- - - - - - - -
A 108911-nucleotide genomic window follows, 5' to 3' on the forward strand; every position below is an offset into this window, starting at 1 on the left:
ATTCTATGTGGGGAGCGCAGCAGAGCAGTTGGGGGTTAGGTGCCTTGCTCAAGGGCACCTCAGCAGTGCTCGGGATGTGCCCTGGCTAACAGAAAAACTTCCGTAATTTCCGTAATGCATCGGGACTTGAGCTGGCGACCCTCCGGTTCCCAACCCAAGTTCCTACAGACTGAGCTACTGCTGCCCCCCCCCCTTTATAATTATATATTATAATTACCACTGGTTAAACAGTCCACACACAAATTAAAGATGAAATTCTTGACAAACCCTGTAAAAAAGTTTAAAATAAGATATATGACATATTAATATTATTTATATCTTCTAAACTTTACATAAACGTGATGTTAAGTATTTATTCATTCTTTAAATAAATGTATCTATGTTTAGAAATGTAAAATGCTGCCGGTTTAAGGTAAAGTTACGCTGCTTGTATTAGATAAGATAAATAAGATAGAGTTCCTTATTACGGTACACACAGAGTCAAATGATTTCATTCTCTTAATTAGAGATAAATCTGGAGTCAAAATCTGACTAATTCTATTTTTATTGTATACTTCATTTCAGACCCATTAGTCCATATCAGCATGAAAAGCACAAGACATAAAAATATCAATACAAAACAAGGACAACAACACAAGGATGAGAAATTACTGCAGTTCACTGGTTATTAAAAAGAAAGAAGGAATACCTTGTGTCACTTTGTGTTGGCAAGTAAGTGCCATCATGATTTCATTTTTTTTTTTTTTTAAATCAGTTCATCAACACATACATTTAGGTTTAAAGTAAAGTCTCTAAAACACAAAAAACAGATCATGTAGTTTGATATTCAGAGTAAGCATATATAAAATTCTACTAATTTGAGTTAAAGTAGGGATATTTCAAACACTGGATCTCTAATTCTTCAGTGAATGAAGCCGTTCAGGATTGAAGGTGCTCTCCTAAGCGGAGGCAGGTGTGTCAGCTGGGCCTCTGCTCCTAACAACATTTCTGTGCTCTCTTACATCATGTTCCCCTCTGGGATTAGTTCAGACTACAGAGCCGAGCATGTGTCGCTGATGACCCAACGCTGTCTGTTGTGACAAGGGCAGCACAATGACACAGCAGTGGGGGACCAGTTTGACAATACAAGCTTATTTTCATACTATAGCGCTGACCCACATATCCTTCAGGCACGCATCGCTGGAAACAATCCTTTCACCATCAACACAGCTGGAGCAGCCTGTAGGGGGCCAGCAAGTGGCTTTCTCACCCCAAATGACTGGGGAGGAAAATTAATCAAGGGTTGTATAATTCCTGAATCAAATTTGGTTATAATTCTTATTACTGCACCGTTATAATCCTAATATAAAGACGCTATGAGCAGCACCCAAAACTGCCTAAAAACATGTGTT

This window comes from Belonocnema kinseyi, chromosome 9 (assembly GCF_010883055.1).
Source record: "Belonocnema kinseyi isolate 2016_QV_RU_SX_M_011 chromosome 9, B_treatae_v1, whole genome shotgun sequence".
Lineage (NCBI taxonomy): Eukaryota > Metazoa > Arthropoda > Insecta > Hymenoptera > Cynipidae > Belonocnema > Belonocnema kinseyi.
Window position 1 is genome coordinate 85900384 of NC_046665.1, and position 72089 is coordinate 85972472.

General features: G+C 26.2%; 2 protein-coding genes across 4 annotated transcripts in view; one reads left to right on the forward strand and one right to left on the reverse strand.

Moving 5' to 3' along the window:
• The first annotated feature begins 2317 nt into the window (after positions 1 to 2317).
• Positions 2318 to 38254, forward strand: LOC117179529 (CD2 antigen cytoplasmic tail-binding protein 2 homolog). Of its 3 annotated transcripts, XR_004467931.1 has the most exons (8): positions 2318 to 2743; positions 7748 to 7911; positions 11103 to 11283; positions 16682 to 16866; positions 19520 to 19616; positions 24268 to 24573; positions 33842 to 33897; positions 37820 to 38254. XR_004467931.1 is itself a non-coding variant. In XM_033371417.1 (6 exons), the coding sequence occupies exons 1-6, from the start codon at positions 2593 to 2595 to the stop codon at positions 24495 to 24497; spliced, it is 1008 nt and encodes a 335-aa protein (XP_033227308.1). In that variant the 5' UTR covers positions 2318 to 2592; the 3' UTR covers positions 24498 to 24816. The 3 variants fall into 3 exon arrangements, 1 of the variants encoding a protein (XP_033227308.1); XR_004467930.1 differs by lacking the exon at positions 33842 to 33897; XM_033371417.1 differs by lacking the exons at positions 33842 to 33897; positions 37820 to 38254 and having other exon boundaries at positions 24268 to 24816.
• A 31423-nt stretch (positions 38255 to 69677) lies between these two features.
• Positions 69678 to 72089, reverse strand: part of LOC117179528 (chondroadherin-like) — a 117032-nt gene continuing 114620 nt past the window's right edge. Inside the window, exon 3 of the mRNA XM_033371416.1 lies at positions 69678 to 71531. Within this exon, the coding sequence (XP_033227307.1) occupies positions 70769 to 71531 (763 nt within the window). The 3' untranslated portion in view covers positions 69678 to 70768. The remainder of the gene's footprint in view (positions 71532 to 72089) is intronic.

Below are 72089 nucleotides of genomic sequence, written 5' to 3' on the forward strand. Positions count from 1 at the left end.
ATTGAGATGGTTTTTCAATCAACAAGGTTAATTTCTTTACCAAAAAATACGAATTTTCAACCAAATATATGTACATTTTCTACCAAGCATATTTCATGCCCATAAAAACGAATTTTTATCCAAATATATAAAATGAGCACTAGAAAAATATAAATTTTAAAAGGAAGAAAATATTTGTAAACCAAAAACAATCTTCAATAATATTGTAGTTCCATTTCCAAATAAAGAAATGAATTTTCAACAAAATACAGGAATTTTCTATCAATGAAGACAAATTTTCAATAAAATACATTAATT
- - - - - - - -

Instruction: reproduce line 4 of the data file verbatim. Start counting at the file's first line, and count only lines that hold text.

Source record: "Belonocnema kinseyi isolate 2016_QV_RU_SX_M_011 chromosome 9, B_treatae_v1, whole genome shotgun sequence".